What if your sudden burst of generosity was explained… by biology? According to a recent study conducted by researchers from the Heinrich Heine University of Düsseldorf, Germany, and published in the journal Psychoneuroendocrinologywomen are more likely to give gifts and drinks to friends, family or partners during the second half of the menstrual cycle, i.e. within two weeks of the ovulation phase in mean.
Unsolicited prosocial behavior
In question ? A particular cocktail of hormones, namely an increase in progesterone and a drop in estradiol, which usually occurs during the luteal phase of the cycle in order to prepare the body for the potential arrival of pregnancy. According to the researchers, this jump in progesterone, which reaches its peak around the 21st day, would indeed stimulate the “proactive and unsolicited prosocial behavior, support and protection”. Note that this monthly trend in charity only extends to the closest people, and not to strangers.
The study was conducted on a total of 129 healthy women, aged 18 to 36, with regular cycles and not using hormonal contraceptives. On the program of the experience? They were led to make a series of choices between a so-called selfish option – choosing a monetary reward reserved for them alone – and a more altruistic option, where they opted for a less attractive individual benefit by sharing their reward equally with other women. . Choices they had to make while in parallel, saliva samples were taken from each of them before being tested to assess the concentration of hormones at the time of the dilemma.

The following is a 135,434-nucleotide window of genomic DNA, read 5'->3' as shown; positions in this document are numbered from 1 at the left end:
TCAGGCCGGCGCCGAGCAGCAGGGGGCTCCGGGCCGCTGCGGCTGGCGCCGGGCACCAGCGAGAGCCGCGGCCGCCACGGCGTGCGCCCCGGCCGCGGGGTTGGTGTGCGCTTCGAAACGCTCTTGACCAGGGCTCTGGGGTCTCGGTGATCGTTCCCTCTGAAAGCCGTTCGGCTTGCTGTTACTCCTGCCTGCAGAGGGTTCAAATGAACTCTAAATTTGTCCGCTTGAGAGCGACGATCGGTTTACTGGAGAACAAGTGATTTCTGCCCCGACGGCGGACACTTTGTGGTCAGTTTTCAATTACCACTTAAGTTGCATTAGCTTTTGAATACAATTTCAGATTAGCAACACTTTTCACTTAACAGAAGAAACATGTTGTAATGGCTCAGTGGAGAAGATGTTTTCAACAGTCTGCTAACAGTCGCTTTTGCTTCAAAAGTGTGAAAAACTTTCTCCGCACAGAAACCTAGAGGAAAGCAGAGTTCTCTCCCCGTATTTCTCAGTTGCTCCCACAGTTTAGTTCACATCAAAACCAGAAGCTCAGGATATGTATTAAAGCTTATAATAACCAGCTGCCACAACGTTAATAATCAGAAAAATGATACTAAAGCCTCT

The woman more generous than the man… by nature?
Beyond the effects of the menstrual cycle, women are by nature generally more altruistic, generous and caring than their male counterparts. It would be embedded in their brains, according to studies quoted by the neuroscience doctor Sébastien Bohler in the magazine Cerveau & Psycho.
“In their experiments, the Swiss and German scientists entrusted 29 men and 27 women with a sum of money of around 10 euros, which they could either keep for themselves or share with another person. […] First observation [établi par IRM], women share more than men: 52% of altruistic choices on average, compared to 39% for men. Second observation: in their brain, a key zone of the pleasure circuit, the striatum, is activated more for altruistic choices, whereas this same cerebral structure is activated more often for selfish choices in men. Giving or keeping would therefore come down to the pleasure one derives from it, a pleasure associated more with generosity in women and individualism in men. »